Act IV is where Hamlet may move from feigned insanity to the real thing in his grief for Ophelia.  He literally lashes out in his grief and even jumps into Ophelia's grave.  After that, his spirit seems to be resigned to his fate, as exhibited in his last major conversation with Horatio.  In any case, he is able to fight with Laertes and fulfill his promise to his father. 

A case can be made for both mad and mad in craft. though it's certain madness in craft was a plan from the beginning.

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In Shakespeare's play Hamlet, was Hamlet really mad?

In Shakespeare's play Hamlet, the hero may have be depressed, melancholy, frustrated, and confused, but there is not much evidence that he might be really mad. It would be highly unusual for an author to invent a character who was both pretending to be mad and mad in fact. Hamlet himself should be his own best witness. In Act I, Scene 5 he makes Horatio and Marcellus swear:

Here, as before: never, so help you mercy,
How strange or odd some'er I bear myself --
As I perchance hereafter shall think meet
To put an antic disposition on,
That you, at such times seeing me, never shall,
. . . . . . . . . . . . . . . . . . . . . . . . . . . . . . . . .  . .
[hint] That you know aught of me--this do swear,
So grace and mercy at your most need help you.

This not only shows that Hamlet intends to pretend to be mad but that he has a very clear and intelligent mind. He can foresee that his astonishing new supernatural knowledge is bound to affect his behavior towards the King, who is already extremely suspicious of his intentions and keeping him a virtual prisoner at Elsinore, where he spies on him and encourages others to do so as well. By acting mad, Hamlet hopes to disguise his real thoughts, feelings, and intentions from a cunning adversary and friendly enemies such as Polonius and his two schoolfellows Rosencrantz and Guildenstern.

Further evidence from Hamlet himself that he is not mad comes in Act 3, Scene 4 when the Ghost appears once again to his son but cannot be seen or heard by Gertrude, who believes this is proof her son is mad.

GERTRUDE
This is the very coinage of your brain,
This bodiless creation ecstasy
Is very cunning in.

HAMLET
Ecstasy?
My pulse as yours doth temperately keep time,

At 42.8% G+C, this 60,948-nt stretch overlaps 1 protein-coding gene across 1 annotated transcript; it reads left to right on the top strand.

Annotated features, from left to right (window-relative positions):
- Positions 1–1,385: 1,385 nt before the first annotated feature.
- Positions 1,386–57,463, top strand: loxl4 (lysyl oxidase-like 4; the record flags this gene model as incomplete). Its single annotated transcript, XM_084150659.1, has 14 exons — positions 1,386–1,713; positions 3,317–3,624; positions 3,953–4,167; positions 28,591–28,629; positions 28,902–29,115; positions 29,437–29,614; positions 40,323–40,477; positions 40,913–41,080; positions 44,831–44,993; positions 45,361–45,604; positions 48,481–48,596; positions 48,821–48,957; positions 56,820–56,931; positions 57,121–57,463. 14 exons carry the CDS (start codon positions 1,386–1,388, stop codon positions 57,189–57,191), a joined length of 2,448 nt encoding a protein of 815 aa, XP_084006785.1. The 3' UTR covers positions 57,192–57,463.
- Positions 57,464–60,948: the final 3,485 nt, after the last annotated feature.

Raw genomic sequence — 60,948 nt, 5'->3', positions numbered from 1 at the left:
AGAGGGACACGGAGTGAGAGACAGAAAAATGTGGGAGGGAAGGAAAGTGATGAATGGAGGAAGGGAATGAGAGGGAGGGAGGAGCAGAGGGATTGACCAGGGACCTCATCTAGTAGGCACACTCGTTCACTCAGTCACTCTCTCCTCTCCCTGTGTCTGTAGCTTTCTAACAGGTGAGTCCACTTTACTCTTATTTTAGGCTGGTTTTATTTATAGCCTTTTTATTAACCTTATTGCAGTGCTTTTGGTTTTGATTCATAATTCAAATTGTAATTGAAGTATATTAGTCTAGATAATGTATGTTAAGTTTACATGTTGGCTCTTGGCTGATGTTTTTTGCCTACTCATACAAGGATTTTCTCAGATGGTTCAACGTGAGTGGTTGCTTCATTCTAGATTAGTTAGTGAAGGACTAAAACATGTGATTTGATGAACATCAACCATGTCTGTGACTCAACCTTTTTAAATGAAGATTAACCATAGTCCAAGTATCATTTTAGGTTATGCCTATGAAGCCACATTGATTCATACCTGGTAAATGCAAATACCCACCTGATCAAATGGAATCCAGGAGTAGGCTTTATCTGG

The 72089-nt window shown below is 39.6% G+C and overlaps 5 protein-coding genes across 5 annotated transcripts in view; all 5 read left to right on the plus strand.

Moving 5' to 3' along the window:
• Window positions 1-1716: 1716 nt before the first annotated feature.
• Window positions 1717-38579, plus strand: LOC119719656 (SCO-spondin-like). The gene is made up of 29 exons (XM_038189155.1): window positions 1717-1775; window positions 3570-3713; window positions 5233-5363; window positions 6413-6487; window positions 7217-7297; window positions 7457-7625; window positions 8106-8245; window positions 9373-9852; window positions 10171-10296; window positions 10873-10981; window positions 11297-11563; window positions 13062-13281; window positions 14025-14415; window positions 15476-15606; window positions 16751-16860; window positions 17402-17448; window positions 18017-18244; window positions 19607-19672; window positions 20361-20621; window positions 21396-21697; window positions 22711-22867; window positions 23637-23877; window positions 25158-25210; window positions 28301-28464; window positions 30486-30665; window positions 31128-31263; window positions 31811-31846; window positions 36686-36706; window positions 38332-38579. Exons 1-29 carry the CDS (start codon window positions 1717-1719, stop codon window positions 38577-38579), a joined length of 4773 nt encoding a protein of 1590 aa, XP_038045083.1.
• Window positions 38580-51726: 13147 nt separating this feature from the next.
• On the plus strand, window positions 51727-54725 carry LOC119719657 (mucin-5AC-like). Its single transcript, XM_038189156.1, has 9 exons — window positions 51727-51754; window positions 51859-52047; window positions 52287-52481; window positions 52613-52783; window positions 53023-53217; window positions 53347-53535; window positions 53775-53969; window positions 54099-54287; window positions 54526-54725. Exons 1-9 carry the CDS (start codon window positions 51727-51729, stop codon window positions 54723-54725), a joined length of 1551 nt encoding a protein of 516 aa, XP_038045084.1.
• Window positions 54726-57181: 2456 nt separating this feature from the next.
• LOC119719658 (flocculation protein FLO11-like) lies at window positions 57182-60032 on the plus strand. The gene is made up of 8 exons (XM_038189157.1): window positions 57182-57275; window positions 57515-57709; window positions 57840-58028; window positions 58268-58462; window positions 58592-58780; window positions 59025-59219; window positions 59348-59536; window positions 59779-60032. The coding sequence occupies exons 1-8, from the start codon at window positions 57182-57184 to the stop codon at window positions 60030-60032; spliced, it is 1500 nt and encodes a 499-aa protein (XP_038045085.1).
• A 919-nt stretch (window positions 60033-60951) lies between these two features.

And makes as healthful music. It is not madness
That I have uttered. Bring me to the test,
And I the matter will re-word, which madness
Would gambol from.

And a bit later in that same pivotal scene, he warns his mother not to let her husband King Claudius

Make you to ravel all this matter out,
That I essentially am not in madness,
But mad in craft.

Many of the characters in the play are led to believe that Hamlet is insane, but this proves nothing. Hamlet wants them to think he is insane. The "antic disposition" he assumes to play mind games with the King and his courtiers is sometimes so convincing that the audience is also deceived.

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Was Hamlet actually going mad in the play? Or was it just an act?

Centuries of critical ink has been spilled trying to answer this question: Is Hamlet mad? Is he a sane man feigning madness? Or a lunatic who does a really good impression of a man with all his marbles?

He claims to be putting an "antic disposition" on, claims to be not truly mad but "mad in craft", and some think that settles the question: Hamlet's putting on an act.

That answer doesn't satisfy everyone though: isn't it common for people in the grip of madness to believe, and in fact swear to everyone around them, that they are actually not crazy? Might Hamlet's insistence on his own sanity in fact be proof that he is actually mad? After all, mad people don't realize their own madness - that's part of what makes them mad.

So which is it?

The answer is both frustrating and exciting: we simply don't know. Shakespeare leaves the question of what, exactly, Hamlet's mental state is unanswered. There is evidence in the text that he is sane. There is evidence that he is anything but. The play will not give you a satisfactory answer.

The only place where this question gets an answer is in the theater, when you see the play performed. Actors and directors have to make decisions about Hamlet's behavior, and need to act on certain possibilities in the text and therefore exclude others. Some Hamlets are calculating, throwing everyone off by pretending to be crazy while he plots revenge. Others are crazed, unstable, and dangerous. Both are possible, but the question remains unsettled until a performance makes clear choices. That choice only settles it for that performance though - if you go see "Hamlet" in a different production with different actors, they may reach completely different conclusions...